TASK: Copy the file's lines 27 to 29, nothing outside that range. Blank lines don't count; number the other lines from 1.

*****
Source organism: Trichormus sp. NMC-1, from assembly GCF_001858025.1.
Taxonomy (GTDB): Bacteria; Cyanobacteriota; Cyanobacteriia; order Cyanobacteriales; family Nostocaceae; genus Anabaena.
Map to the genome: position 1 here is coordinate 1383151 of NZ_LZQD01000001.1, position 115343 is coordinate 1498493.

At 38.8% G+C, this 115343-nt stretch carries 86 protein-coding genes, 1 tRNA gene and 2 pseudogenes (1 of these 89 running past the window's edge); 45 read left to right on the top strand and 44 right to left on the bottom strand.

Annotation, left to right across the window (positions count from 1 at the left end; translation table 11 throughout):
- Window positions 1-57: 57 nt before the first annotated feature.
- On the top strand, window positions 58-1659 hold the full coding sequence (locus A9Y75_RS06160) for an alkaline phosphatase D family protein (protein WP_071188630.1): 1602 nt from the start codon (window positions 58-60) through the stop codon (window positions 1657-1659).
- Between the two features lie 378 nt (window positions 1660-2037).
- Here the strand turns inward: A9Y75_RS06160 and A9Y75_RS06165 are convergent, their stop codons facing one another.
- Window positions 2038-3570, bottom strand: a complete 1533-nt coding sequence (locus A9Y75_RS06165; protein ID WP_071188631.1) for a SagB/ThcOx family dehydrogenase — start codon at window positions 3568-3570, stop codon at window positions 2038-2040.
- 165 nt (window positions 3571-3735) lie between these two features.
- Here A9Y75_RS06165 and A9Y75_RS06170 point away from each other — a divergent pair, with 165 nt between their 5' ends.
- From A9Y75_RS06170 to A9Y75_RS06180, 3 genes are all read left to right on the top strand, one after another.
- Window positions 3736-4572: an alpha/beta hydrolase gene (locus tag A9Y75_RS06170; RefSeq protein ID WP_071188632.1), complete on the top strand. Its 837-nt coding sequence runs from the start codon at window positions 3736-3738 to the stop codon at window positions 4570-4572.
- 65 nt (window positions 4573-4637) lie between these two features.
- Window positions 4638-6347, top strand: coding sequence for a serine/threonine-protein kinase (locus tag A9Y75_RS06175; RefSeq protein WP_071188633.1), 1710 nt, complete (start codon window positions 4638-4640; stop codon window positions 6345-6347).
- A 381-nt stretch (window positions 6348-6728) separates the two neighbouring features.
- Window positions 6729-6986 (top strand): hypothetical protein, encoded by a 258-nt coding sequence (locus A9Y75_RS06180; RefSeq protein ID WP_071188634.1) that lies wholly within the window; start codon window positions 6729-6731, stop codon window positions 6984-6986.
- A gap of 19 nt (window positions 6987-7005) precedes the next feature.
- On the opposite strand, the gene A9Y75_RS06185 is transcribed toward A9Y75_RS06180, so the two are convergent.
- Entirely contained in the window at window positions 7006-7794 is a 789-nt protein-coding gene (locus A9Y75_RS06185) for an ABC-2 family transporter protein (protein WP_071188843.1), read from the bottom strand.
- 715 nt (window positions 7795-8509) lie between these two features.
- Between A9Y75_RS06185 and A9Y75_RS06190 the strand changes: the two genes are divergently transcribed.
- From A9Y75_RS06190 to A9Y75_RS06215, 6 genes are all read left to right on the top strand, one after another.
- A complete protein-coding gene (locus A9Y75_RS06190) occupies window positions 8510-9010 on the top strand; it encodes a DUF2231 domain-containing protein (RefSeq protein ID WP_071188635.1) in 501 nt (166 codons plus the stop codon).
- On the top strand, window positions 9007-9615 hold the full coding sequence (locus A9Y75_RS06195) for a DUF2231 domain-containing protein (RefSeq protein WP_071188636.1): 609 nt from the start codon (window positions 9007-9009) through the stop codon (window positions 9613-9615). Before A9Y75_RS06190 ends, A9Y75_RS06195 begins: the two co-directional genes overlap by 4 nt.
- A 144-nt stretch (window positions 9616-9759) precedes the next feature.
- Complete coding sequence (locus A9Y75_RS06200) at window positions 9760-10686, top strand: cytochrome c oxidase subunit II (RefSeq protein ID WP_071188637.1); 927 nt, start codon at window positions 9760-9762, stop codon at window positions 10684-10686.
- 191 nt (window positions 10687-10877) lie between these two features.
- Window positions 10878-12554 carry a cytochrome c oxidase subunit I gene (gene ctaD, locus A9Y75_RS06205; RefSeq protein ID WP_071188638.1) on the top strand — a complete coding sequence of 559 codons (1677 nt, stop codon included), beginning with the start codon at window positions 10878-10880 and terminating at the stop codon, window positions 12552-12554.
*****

- A 144-nt stretch (window positions 9616-9759) precedes the next feature.
- Complete coding sequence (locus A9Y75_RS06200) at window positions 9760-10686, top strand: cytochrome c oxidase subunit II (RefSeq protein ID WP_071188637.1); 927 nt, start codon at window positions 9760-9762, stop codon at window positions 10684-10686.
- 191 nt (window positions 10687-10877) lie between these two features.